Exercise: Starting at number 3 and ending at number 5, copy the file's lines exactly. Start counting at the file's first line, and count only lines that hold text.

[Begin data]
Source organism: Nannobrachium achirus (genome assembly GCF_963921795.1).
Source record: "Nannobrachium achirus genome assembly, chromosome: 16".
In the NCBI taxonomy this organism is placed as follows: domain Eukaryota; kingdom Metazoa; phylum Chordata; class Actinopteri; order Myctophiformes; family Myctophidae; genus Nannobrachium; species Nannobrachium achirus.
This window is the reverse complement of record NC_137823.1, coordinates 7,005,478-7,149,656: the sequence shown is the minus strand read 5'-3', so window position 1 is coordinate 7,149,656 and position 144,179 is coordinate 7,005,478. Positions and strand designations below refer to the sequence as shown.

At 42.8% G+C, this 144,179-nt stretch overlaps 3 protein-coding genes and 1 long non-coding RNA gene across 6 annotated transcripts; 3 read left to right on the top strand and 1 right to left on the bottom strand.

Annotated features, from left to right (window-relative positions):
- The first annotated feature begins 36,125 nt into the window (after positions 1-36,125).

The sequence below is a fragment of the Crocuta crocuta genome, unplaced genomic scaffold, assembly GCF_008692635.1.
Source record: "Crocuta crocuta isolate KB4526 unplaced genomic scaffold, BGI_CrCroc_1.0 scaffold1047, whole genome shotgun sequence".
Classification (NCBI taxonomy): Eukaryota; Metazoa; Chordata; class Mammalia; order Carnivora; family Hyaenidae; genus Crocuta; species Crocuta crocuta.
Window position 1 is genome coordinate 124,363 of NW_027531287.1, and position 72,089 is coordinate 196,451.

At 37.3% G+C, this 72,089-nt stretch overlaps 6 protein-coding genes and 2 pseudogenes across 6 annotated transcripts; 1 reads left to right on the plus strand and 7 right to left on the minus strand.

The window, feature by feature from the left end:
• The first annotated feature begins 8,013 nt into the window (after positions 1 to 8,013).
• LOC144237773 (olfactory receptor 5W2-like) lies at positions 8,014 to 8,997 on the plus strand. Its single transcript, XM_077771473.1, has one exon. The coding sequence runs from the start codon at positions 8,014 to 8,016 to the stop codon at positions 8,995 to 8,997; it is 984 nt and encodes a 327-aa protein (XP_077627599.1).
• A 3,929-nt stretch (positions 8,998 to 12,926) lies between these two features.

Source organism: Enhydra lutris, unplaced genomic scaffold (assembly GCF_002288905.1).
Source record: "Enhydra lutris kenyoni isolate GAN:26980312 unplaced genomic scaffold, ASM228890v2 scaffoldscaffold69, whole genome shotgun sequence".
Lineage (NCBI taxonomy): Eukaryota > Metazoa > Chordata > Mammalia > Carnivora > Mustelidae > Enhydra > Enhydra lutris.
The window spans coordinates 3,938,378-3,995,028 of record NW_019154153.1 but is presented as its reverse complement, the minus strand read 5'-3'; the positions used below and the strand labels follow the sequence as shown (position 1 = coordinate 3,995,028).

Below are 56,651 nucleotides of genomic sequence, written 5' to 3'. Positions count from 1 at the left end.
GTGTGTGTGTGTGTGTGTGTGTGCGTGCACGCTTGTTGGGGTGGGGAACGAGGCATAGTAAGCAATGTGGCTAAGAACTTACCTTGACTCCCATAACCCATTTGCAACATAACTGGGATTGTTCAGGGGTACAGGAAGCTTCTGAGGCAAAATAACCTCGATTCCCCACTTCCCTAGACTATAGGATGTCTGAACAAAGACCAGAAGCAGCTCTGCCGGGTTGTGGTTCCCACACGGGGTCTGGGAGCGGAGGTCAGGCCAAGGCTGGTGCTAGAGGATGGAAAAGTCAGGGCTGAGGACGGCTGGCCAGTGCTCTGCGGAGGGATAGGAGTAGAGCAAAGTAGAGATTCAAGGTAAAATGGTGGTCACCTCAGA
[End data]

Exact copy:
In the NCBI taxonomy this organism is placed as follows: domain Eukaryota; kingdom Metazoa; phylum Chordata; class Actinopteri; order Myctophiformes; family Myctophidae; genus Nannobrachium; species Nannobrachium achirus.
This window is the reverse complement of record NC_137823.1, coordinates 7,005,478-7,149,656: the sequence shown is the minus strand read 5'-3', so window position 1 is coordinate 7,149,656 and position 144,179 is coordinate 7,005,478. Positions and strand designations below refer to the sequence as shown.

At 42.8% G+C, this 144,179-nt stretch overlaps 3 protein-coding genes and 1 long non-coding RNA gene across 6 annotated transcripts; 3 read left to right on the top strand and 1 right to left on the bottom strand.